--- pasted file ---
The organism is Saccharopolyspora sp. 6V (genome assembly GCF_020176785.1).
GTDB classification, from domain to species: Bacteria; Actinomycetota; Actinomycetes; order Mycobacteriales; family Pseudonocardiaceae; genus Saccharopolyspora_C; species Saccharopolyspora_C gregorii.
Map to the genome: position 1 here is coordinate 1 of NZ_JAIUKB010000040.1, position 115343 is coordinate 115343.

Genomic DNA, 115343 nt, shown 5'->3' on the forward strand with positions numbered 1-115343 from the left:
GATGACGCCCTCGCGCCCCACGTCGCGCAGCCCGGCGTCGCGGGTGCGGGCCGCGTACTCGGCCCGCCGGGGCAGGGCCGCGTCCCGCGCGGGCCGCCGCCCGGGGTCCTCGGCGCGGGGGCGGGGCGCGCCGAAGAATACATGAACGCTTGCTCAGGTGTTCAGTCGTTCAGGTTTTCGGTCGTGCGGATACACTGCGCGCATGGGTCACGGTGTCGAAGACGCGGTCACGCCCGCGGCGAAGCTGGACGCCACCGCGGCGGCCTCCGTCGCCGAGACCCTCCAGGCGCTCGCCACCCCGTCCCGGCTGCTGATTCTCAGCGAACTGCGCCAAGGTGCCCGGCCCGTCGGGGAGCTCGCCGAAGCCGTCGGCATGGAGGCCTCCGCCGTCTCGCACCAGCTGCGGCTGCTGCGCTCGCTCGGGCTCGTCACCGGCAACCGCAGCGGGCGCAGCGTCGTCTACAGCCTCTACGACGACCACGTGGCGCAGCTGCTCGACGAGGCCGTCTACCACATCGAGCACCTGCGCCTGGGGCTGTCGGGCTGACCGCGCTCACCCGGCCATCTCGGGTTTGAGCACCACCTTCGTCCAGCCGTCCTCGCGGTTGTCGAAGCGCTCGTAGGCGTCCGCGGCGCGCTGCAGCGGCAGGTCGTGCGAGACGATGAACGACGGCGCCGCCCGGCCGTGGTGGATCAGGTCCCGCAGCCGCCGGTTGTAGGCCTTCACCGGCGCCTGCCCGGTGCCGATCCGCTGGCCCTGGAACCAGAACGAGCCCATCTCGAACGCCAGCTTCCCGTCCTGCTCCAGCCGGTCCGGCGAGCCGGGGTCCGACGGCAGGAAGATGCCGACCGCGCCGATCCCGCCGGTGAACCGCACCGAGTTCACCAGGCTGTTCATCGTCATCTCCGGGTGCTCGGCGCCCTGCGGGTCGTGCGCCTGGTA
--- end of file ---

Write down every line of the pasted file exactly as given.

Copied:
The organism is Saccharopolyspora sp. 6V (genome assembly GCF_020176785.1).
GTDB classification, from domain to species: Bacteria; Actinomycetota; Actinomycetes; order Mycobacteriales; family Pseudonocardiaceae; genus Saccharopolyspora_C; species Saccharopolyspora_C gregorii.
Map to the genome: position 1 here is coordinate 1 of NZ_JAIUKB010000040.1, position 115343 is coordinate 115343.

Genomic DNA, 115343 nt, shown 5'->3' on the forward strand with positions numbered 1-115343 from the left:
GATGACGCCCTCGCGCCCCACGTCGCGCAGCCCGGCGTCGCGGGTGCGGGCCGCGTACTCGGCCCGCCGGGGCAGGGCCGCGTCCCGCGCGGGCCGCCGCCCGGGGTCCTCGGCGCGGGGGCGGGGCGCGCCGAAGAATACATGAACGCTTGCTCAGGTGTTCAGTCGTTCAGGTTTTCGGTCGTGCGGATACACTGCGCGCATGGGTCACGGTGTCGAAGACGCGGTCACGCCCGCGGCGAAGCTGGACGCCACCGCGGCGGCCTCCGTCGCCGAGACCCTCCAGGCGCTCGCCACCCCGTCCCGGCTGCTGATTCTCAGCGAACTGCGCCAAGGTGCCCGGCCCGTCGGGGAGCTCGCCGAAGCCGTCGGCATGGAGGCCTCCGCCGTCTCGCACCAGCTGCGGCTGCTGCGCTCGCTCGGGCTCGTCACCGGCAACCGCAGCGGGCGCAGCGTCGTCTACAGCCTCTACGACGACCACGTGGCGCAGCTGCTCGACGAGGCCGTCTACCACATCGAGCACCTGCGCCTGGGGCTGTCGGGCTGACCGCGCTCACCCGGCCATCTCGGGTTTGAGCACCACCTTCGTCCAGCCGTCCTCGCGGTTGTCGAAGCGCTCGTAGGCGTCCGCGGCGCGCTGCAGCGGCAGGTCGTGCGAGACGATGAACGACGGCGCCGCCCGGCCGTGGTGGATCAGGTCCCGCAGCCGCCGGTTGTAGGCCTTCACCGGCGCCTGCCCGGTGCCGATCCGCTGGCCCTGGAACCAGAACGAGCCCATCTCGAACGCCAGCTTCCCGTCCTGCTCCAGCCGGTCCGGCGAGCCGGGGTCCGACGGCAGGAAGATGCCGACCGCGCCGATCCCGCCGGTGAACCGCACCGAGTTCACCAGGCTGTTCATCGTCATCTCCGGGTGCTCGGCGCCCTGCGGGTCGTGCGCCTGGTA